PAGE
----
Anybody who knows me will tell you that I greatly enjoy reading. It is an matter of learning and exploration that I believe should hold great importance for any person: believer or not. As such, I endeavor to read fairly widely, delving into subjects I wish to explore with more depth. One particular area of thought I enjoy reading is philosophy. I find the challenge to exercise my God-given faculties of reason compelling, and that is why I initially picked up the book Just the Arguments. What I discovered was a book that did just what it purported to do: lay out famous arguments in the history of Western thought. However, I quickly learned that this was not going to prove to be an easy read. The book assumes a collegiate level understanding of Western Philosophy, and is intended to accompany lectures at the undergraduate level. It is extremely broad in scope, covering arguments from several sub-disciplines within philosophy such as: metaphysics, epistemology, and philosophy of mind. Due to the great variety of material covered, a comprehensive review of the book is impossible to attempt in only one post. For that reason, I want to make two remarks for any interested potential readers. First, the book is not an introductory text. As said above, it assumes the reader has taken several collegiate courses in philosophy. If you are interested in learning more about philosophy as a whole, start somewhere else and work your way into this book. Second, though the authors do a decent job at remaining unbiased concerning many of the arguments, at times it felt as though they were trying to convince you of there own view, rather than simply expounding the argument as given. It is subtle, but it happens throughout the book. With that in mind, my overall thoughts concerning the book were that it was lively, though difficult at times. It does a good job of cutting through dense prose to unveil the key elements to many important ideas in the history of thought. Pick it up if you are a seasoned philosopher; and, as always, happy reading!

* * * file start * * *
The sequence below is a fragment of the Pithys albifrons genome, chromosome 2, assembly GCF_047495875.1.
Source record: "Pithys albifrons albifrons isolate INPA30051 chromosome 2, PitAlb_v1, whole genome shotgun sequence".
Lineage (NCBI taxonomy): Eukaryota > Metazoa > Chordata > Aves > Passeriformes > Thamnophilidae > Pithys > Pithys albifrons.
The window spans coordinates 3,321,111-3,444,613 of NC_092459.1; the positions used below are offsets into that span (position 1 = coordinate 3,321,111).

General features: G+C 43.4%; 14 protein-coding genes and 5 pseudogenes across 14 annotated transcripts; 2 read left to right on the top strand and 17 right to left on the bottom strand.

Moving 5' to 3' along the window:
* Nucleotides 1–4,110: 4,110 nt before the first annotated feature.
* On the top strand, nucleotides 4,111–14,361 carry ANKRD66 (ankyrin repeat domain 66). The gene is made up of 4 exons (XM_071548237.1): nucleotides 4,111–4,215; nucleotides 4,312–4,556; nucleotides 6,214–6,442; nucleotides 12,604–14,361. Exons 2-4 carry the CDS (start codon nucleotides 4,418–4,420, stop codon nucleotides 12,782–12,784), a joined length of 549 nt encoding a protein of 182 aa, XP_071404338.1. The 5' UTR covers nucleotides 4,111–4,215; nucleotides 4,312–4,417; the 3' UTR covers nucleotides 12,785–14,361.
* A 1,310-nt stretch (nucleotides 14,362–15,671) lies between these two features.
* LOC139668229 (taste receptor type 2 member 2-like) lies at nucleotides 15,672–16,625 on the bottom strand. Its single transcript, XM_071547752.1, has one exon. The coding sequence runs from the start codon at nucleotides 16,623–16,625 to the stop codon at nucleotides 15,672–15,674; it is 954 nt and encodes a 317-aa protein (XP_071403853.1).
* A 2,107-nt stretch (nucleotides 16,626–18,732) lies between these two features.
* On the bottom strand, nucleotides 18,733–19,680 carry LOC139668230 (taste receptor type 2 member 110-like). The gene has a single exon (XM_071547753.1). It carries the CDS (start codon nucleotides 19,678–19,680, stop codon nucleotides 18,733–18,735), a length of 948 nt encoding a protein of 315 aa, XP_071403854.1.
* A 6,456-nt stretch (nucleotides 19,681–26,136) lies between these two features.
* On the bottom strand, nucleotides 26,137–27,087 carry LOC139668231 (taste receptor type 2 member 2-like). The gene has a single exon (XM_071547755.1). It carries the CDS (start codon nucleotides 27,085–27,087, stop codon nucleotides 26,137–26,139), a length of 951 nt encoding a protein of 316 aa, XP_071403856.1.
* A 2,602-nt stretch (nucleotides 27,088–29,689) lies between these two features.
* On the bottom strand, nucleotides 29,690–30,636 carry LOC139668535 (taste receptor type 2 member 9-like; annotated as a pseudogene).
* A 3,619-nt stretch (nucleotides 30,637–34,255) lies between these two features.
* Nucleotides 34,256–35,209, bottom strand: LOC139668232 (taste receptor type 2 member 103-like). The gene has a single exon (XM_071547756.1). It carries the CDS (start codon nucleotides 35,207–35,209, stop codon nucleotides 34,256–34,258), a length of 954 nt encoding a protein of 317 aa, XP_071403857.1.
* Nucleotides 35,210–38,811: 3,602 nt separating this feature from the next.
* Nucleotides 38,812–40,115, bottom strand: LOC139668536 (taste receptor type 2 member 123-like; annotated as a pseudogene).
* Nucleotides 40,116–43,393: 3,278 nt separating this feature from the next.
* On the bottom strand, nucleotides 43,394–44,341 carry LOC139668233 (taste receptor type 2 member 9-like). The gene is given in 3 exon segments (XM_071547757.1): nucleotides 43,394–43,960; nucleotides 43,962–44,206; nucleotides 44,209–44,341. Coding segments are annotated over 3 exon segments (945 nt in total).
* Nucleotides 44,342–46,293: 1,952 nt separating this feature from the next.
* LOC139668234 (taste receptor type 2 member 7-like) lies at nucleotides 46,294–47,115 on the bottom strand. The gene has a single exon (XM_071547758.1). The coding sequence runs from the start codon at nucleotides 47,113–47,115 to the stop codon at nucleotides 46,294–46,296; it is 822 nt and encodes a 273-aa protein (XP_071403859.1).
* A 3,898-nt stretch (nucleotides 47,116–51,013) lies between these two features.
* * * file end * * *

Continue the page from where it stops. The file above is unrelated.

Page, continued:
Category: General Philosophy